Shadow of the Moon

Part Eight

Youko was put up in a magnificent suite with a soaring ceiling. From the furniture to the water pitcher on the table, the interior décor had the indelible mark of fine taste and sumptuous luxury. The room was enormous, the glazed windows huge. The arrangements of flowers, the aroma of burning incense, would make the eyes of a peasant from the backwoods of Kou spin.

Having become accustomed to a pauper’s accommodations on the road, Youko felt the same. She couldn’t settle down. She wanted to retreat to her room and think things out, but the ornate, overstuffed chairs were uncomfortable. The lacquered table was finished with mother of pearl and would show even a fingerprint if she touched it. She hesitated even to sit there with her chin in her hands.

Glancing around the room, she saw another, smaller room, about ten feet by ten. Perhaps she could relax better in there. Then she approached the room and sighed.

The door partitioning the two rooms was folded back. The door was engraved with a delicate fretwork. As she stepped inside, the room became much bigger. Silk curtains hung down over a raised platform. The curtains were half open. Silk bedding covered the platform. That this ten-foot square room consisted of just a bed struck as some sort of bad joke. She couldn’t think of lying on this thing. Sleep was out of the question.

With nothing else better to do, Youko opened the big window. The French doors reached from the floor to the ceiling. Stained glass filled the geometric patterns between the lattices. Beyond the doors was a wide balcony.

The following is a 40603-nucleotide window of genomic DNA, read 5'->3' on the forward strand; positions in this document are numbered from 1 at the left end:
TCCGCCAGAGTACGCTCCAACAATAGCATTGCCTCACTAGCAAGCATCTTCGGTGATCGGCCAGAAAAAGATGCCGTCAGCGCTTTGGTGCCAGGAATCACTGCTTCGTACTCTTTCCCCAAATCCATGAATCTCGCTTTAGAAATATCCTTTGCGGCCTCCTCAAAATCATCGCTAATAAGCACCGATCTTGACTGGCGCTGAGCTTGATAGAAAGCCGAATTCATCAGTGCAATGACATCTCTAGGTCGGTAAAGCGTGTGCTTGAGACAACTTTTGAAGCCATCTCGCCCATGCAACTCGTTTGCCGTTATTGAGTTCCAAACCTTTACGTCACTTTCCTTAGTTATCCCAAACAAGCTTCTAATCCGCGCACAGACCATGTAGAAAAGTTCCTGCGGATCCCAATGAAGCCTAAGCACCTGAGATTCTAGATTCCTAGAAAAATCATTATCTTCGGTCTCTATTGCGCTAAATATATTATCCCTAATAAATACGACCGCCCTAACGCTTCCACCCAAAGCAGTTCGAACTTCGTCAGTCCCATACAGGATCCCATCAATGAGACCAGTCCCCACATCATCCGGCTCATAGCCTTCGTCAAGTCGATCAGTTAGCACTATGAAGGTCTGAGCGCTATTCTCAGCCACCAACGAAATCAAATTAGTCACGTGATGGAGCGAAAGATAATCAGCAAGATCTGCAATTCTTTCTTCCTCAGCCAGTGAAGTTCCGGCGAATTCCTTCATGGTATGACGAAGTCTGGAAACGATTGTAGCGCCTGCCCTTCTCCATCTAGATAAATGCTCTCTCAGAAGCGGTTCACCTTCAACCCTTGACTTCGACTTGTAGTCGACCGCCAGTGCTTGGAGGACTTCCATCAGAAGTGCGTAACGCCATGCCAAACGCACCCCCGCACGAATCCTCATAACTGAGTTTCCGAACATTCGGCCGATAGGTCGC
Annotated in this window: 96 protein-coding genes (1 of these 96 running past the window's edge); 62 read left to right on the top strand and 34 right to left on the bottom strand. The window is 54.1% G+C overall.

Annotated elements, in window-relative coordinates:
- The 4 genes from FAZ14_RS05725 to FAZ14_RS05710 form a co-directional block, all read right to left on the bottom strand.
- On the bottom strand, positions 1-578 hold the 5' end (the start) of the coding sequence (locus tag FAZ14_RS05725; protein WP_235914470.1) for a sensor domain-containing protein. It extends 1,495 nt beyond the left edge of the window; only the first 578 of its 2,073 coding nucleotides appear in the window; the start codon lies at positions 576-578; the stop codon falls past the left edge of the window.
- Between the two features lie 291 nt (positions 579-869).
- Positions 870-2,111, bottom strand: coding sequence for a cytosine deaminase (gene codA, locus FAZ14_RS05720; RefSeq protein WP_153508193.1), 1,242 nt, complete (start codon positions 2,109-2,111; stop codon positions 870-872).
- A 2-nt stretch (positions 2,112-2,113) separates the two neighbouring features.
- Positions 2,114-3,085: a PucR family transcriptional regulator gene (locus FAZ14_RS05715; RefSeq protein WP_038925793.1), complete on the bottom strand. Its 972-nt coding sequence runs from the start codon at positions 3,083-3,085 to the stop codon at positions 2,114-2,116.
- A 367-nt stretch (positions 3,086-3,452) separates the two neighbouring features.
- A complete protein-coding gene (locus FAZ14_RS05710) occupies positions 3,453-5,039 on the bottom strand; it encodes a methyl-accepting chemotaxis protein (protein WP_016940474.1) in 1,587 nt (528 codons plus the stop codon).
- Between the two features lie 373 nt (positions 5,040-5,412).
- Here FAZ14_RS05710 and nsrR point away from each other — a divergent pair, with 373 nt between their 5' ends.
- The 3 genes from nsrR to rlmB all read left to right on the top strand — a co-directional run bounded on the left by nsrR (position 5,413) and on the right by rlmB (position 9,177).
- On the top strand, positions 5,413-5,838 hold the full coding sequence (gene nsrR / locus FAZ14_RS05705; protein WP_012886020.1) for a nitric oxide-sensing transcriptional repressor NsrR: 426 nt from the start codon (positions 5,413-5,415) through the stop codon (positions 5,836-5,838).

As the Imperial En had promised, her room faced a terrace that looked out over the Sea of Clouds.

When she opened the window, the salt smell of the sea drifted in. It was preferable to the incense. She stepped outside. The terrace, covered with white stone, ran around the circumference of the building. It was about as wide as a small courtyard.

She walked along the terrace, leaned against the railing and gazed out at the Sea of Clouds. The big moon was sliding down the sky into the waves. Staring at the waves dashing against the rocks beneath her, she heard the sound of footsteps behind her. Looking back over her shoulder, she saw an animal with a gray coat coming toward her.

“Out for a walk?” she asked.

Rakushun grinned at the question. “So you can’t sleep either?”

“Yeah. You too?”

“How can you sleep in a room like that? Now I’m sorry I didn’t go back to the inn.”

“Same here.”

The rat laughed. “What are you talking about? You have a palace just like this one.”

The smile disappeared from her face. “Yeah, I probably do.”

Rakushun stood next to Youko and like her gazed out over the ocean. “The palace in Kei is located in Gyouten, Ei Province. It’s called Kinpa Palace, the Palace of Golden Waves.”

It didn’t peak her interest. She answered with a listless, “Huh.”

Rakushun was quiet for a moment. “You know, Youko.”

“What?”

“It’s most likely that Keiki was captured by Joei, the pretender.”

“So it seems.”

“If the Imperial Kou was really determined that you never take the throne, there’s one foolproof method.”

“Yeah, kill Keiki.”

“Right. If Keiki dies, you die, too. Because you haven’t climbed Mount Hou and accepted the Divine Decree, I don’t know what would happen to you. But that would probably be the end result.”

Youko nodded. “No doubt. It’s because I did that covenant thing with him and because I’m no longer a human being. That’s why I don’t get injured easily and why I can understand what people say. That’s why I can wield a sword and why I was able to cross the Kyokai. It’s all because of that.”

“Probably. Keiki is in the hands of your enemies. For your own good . . . ”

“I don’t want to hear it.”

“Youko.”